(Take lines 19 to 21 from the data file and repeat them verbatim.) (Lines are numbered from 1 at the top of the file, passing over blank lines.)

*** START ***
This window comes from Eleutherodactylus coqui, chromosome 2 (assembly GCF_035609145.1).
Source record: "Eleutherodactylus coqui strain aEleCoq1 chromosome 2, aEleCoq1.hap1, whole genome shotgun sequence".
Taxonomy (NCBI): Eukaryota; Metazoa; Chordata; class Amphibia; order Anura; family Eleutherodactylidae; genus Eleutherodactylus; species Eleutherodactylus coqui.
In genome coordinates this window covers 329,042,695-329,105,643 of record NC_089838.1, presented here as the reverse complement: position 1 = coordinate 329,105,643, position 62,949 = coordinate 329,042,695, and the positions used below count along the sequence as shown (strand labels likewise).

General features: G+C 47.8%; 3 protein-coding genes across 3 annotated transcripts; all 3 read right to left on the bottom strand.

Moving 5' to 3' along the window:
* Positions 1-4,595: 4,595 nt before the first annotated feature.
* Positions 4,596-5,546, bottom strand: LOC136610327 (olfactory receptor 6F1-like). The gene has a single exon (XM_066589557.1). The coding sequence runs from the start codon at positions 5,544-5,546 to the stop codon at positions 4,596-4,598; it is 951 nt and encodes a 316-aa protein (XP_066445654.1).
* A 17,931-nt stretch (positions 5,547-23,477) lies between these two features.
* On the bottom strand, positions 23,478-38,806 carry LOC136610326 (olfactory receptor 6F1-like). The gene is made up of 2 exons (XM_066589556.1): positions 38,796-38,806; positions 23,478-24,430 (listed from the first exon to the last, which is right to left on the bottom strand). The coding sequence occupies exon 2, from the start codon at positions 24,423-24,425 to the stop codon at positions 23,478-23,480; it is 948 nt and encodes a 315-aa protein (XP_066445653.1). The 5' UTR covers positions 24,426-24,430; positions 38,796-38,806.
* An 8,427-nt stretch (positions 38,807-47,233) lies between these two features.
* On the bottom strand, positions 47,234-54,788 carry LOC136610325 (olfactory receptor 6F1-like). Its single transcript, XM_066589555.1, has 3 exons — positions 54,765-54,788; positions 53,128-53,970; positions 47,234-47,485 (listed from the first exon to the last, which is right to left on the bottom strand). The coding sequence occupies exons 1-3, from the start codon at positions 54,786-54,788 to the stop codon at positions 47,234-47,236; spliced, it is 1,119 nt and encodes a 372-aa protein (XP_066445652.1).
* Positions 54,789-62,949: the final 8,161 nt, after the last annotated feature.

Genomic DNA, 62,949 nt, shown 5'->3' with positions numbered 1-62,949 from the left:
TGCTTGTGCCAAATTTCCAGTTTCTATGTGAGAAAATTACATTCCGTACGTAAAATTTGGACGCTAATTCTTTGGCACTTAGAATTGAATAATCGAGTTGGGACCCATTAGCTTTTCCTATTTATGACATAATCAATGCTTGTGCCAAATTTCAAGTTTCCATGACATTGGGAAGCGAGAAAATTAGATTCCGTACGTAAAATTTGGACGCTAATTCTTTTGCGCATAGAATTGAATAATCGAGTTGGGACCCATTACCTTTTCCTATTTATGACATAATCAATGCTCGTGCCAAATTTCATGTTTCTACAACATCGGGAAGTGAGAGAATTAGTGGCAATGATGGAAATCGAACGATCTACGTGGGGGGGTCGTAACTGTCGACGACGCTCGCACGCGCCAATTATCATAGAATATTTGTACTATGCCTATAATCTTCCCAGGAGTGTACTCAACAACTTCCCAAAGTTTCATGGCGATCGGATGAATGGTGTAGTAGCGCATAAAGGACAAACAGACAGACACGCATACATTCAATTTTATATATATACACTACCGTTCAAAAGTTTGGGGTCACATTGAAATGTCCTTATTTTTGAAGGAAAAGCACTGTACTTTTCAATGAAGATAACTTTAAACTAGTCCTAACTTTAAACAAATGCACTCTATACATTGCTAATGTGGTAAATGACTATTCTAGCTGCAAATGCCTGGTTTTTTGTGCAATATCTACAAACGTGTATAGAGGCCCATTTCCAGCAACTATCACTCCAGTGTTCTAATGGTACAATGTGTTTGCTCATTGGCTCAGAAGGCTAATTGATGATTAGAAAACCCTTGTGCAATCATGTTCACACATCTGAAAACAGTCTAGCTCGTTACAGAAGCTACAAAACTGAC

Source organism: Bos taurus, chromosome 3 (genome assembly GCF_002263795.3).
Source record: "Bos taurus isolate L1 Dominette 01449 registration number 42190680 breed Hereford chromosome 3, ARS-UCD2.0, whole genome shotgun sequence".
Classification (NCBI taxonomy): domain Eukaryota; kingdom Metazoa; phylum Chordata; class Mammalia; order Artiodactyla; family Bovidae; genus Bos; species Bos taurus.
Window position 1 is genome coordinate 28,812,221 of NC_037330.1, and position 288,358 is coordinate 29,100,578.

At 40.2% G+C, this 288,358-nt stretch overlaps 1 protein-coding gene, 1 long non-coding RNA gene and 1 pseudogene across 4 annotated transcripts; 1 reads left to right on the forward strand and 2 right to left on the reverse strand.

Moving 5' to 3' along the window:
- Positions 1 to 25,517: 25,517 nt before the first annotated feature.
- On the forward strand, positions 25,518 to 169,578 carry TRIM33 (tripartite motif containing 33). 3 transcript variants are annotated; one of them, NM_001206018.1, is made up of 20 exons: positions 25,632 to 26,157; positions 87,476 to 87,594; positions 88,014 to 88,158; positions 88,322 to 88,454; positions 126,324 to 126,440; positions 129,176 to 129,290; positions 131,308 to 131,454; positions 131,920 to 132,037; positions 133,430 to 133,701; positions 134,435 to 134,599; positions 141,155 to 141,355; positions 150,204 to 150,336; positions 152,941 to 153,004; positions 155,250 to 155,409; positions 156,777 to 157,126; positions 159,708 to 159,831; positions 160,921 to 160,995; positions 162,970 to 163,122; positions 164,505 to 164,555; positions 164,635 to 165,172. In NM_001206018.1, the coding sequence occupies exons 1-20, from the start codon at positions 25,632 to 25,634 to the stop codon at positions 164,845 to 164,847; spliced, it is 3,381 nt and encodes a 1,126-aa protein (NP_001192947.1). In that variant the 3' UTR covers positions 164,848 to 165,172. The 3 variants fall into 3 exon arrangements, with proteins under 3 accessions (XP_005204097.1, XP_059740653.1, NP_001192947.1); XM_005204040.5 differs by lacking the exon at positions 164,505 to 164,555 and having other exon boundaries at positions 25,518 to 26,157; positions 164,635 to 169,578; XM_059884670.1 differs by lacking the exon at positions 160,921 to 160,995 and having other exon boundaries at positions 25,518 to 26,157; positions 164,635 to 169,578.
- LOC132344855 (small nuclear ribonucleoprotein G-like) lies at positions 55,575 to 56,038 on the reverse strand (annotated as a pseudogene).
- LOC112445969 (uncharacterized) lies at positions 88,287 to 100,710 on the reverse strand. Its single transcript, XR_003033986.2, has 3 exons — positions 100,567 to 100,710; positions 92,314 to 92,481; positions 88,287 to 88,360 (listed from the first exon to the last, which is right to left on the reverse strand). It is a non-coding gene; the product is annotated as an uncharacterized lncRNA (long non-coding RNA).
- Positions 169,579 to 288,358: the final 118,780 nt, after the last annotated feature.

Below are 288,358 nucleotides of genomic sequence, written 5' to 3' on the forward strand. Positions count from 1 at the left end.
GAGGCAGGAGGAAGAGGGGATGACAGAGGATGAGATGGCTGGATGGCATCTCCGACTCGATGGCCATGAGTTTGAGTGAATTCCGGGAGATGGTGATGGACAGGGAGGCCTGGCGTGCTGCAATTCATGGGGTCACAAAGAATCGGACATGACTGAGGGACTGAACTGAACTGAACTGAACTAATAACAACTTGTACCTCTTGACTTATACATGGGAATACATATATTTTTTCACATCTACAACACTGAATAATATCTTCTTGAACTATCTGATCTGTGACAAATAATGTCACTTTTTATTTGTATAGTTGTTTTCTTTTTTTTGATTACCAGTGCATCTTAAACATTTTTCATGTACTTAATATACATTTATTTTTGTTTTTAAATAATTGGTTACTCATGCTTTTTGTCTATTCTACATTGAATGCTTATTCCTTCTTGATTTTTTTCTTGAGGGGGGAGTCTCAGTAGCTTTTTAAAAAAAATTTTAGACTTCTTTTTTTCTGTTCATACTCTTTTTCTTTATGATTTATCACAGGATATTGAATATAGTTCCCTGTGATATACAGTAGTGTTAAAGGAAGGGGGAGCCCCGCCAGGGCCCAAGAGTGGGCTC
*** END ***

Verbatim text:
Window position 1 is genome coordinate 28,812,221 of NC_037330.1, and position 288,358 is coordinate 29,100,578.

At 40.2% G+C, this 288,358-nt stretch overlaps 1 protein-coding gene, 1 long non-coding RNA gene and 1 pseudogene across 4 annotated transcripts; 1 reads left to right on the forward strand and 2 right to left on the reverse strand.

Moving 5' to 3' along the window: